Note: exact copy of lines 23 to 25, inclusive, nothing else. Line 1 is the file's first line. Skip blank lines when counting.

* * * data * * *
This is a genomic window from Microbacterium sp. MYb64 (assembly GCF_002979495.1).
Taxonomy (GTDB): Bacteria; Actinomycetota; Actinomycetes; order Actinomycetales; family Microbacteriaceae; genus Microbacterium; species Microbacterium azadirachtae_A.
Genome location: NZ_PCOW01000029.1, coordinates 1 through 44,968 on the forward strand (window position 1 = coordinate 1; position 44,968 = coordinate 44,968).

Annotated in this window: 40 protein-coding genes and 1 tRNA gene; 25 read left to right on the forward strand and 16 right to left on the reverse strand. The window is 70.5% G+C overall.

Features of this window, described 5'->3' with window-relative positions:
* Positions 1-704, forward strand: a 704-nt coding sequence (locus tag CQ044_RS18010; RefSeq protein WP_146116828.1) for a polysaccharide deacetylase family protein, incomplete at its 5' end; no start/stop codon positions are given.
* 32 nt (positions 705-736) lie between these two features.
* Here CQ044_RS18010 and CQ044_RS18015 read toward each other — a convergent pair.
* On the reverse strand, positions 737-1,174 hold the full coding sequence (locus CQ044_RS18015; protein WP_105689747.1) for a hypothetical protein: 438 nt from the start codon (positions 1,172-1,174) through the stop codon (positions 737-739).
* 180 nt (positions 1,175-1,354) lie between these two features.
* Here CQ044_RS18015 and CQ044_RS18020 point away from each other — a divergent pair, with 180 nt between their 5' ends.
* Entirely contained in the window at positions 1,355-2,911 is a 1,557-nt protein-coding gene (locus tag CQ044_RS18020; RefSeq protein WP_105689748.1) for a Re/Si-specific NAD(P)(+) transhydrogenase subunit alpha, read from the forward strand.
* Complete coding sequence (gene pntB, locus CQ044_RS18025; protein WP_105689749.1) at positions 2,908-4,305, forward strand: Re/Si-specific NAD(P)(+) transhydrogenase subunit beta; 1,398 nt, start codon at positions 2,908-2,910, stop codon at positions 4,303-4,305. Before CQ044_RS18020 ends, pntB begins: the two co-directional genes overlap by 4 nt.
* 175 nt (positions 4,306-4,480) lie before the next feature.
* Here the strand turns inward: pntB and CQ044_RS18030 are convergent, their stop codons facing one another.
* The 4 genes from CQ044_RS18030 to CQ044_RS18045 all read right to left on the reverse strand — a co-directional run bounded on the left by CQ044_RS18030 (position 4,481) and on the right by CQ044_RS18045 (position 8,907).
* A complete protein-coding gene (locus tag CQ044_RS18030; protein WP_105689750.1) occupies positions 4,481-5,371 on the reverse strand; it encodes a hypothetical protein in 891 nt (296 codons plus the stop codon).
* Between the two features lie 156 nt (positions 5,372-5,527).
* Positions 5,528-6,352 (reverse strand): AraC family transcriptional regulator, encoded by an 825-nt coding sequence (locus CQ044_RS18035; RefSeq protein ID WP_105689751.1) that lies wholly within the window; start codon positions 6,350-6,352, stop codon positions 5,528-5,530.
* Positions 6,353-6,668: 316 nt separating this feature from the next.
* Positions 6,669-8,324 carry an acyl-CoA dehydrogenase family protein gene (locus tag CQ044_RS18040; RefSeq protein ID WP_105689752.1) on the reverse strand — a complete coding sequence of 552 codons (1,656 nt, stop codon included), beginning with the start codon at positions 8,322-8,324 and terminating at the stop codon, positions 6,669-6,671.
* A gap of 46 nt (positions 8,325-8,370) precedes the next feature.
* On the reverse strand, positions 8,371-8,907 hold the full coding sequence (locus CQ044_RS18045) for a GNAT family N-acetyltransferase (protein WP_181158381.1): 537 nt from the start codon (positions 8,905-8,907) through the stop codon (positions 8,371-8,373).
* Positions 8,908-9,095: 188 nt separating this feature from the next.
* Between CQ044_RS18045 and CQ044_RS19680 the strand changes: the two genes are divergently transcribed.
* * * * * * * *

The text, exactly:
* On the reverse strand, positions 8,371-8,907 hold the full coding sequence (locus CQ044_RS18045) for a GNAT family N-acetyltransferase (protein WP_181158381.1): 537 nt from the start codon (positions 8,905-8,907) through the stop codon (positions 8,371-8,373).
* Positions 8,908-9,095: 188 nt separating this feature from the next.
* Between CQ044_RS18045 and CQ044_RS19680 the strand changes: the two genes are divergently transcribed.